Select Page

The controversy surrounding a recent ad for Burger King is a sign that Western brands need to infuse more local knowledge into their global strategies, said Warwick Business School professor of marketing Qing Wang.

Created for Burger King New Zealand, the ad for Vietnamese sweet chilli tender crisp burger appeared on the brand’s Instagram page.

It soon found itself at the centre of accusations of racism and cultural insensitivity, for depicting people struggling to eat a burger with chopsticks.

Burger King withdrew the ad and apologised, but Wang wondered at the frequency with which such culturally insensitive advertising passed the checks and balances that are presumably in place, citing the controversy generated by a recent ad from Dolce & Gabanna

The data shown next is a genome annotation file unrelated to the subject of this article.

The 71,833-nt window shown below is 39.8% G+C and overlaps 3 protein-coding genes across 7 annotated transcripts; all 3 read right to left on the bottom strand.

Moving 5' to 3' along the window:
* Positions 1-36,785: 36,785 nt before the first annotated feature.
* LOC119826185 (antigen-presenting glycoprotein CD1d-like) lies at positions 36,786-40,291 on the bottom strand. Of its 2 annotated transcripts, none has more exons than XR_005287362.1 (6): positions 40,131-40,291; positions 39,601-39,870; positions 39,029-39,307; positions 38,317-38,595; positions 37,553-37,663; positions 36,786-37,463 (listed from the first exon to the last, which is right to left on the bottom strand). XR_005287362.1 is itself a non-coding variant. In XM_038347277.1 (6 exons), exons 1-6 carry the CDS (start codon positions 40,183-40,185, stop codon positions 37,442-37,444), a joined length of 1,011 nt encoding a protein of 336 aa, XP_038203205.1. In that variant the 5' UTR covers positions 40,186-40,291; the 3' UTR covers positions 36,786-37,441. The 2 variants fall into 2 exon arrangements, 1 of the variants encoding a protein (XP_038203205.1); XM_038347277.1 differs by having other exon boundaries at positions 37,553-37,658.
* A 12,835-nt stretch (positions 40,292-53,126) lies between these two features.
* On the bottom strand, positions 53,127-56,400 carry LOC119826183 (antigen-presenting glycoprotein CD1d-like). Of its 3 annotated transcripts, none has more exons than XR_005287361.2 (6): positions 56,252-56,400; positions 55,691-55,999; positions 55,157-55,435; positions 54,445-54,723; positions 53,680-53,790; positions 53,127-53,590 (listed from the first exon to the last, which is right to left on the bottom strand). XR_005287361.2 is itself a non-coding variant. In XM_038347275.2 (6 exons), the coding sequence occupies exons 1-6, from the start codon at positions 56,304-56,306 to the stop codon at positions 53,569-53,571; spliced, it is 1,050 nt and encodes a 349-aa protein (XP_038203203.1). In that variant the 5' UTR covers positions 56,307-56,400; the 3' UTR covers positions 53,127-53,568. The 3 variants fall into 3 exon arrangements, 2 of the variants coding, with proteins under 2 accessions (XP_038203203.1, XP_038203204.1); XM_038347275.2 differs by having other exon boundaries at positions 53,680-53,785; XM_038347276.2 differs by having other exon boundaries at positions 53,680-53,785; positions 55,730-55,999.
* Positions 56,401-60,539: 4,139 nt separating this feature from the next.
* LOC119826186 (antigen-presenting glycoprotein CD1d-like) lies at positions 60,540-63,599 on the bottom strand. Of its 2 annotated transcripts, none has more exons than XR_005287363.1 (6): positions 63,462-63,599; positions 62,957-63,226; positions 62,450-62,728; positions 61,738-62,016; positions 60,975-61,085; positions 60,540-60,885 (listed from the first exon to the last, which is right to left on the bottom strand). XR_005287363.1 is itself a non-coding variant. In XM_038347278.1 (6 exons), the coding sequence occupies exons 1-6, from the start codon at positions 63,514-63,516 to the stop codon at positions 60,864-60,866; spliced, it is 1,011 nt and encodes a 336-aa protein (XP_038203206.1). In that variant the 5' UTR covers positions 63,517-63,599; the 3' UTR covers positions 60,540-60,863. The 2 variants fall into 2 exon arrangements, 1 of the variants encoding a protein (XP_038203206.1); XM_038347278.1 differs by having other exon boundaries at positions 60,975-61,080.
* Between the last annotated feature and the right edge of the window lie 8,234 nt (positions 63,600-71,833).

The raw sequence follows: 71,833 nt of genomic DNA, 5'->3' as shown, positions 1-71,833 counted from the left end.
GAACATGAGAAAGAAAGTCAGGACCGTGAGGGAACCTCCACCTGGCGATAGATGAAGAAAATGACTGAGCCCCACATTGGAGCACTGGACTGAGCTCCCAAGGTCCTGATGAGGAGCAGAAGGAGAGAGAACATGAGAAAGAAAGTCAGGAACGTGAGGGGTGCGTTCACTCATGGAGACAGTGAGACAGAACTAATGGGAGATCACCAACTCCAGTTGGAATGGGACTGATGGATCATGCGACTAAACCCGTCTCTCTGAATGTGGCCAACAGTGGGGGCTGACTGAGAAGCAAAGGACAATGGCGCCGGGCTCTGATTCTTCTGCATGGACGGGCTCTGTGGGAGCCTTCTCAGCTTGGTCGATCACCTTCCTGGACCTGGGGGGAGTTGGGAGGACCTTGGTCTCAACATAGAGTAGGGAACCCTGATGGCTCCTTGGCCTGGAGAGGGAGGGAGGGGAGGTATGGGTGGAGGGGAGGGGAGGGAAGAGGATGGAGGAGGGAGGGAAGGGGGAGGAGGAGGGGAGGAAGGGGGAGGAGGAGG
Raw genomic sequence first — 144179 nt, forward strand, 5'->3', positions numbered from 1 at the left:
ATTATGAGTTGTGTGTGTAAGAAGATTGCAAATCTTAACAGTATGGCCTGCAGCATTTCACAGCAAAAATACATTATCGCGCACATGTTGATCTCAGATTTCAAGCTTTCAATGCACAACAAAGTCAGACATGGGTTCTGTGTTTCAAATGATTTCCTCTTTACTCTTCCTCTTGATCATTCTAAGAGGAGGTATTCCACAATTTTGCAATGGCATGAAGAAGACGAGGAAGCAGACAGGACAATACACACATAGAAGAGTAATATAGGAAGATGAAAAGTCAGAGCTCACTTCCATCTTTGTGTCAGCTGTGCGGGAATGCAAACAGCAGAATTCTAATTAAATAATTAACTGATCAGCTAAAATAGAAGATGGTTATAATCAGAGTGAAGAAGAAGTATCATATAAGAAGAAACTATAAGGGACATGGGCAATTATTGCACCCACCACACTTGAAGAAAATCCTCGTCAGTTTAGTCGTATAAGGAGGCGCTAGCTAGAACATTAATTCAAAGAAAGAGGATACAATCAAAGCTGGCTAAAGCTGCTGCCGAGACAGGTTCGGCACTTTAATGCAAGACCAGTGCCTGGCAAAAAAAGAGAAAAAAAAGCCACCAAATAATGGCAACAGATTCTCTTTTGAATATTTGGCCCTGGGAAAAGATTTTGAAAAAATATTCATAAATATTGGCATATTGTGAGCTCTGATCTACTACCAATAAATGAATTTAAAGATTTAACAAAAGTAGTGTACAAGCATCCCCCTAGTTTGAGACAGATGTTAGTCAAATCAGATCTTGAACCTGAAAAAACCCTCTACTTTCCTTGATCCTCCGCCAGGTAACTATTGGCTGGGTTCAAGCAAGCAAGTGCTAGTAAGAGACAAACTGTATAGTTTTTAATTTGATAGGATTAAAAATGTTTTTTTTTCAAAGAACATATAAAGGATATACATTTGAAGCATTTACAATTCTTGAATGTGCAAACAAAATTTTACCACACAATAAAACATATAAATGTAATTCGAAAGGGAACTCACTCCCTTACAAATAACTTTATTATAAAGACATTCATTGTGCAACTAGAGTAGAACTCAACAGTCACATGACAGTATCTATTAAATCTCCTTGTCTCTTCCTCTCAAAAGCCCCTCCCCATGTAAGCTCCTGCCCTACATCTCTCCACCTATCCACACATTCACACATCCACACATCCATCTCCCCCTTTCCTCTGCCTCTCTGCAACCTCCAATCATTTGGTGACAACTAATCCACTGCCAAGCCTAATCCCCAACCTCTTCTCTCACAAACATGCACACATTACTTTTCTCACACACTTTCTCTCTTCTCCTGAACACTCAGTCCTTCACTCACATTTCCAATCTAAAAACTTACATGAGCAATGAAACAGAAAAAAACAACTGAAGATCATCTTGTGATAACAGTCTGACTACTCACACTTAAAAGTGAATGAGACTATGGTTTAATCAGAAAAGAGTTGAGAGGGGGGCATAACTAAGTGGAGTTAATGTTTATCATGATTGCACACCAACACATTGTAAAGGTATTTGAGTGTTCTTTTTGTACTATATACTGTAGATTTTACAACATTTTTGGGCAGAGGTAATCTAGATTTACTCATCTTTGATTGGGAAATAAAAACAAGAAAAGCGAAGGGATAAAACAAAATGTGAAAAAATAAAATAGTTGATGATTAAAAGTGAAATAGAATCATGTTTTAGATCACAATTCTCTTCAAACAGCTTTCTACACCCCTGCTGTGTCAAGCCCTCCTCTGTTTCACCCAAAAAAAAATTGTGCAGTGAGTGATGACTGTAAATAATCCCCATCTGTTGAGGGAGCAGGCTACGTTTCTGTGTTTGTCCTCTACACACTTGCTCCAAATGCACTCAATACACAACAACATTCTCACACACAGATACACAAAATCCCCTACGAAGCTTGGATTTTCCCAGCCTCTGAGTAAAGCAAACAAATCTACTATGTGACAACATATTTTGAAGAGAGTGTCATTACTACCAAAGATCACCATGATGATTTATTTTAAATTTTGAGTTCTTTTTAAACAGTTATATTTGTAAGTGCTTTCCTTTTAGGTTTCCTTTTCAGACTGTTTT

She said: “We have seen such a long list of adverts that have caused outrage, you start to wonder whether these brands have lost touch with public sentiment.

“A common thread that runs through many of these controversies are the stereotypes that these adverts have invoked about ethnic communities.”

Professor Qing Wang

She added: “While the controversies themselves may come and go, they not only leave a bad taste in the mouth, they leave consumers starting to question whether these adverts are deliberately racist.

“Last year, Dolce and Gabbana cancelled its Shanghai fashion show amid similar accusations of racism after posting videos of a Chinese model eating Italian food with chopsticks.

“That led to a severe backlash in China. It is hard to believe that Burger King has now made the same mistake.

“It is clear that Western brands need to infuse more local knowledge into their global strategies.”

The backlash has been particularly severe on the brand’s Vietnam Facebook page with #BurgerKingGetOutOfVietnam showing up on some posts, users urging each other to rate the company with a single star.

However, going by its official website for Vietnam, Burger King has only 10 outlets in the country.

The post ‘Burger King controversy proves Western brands need more local knowledge’, says marketing professor appeared first on Mumbrella Asia.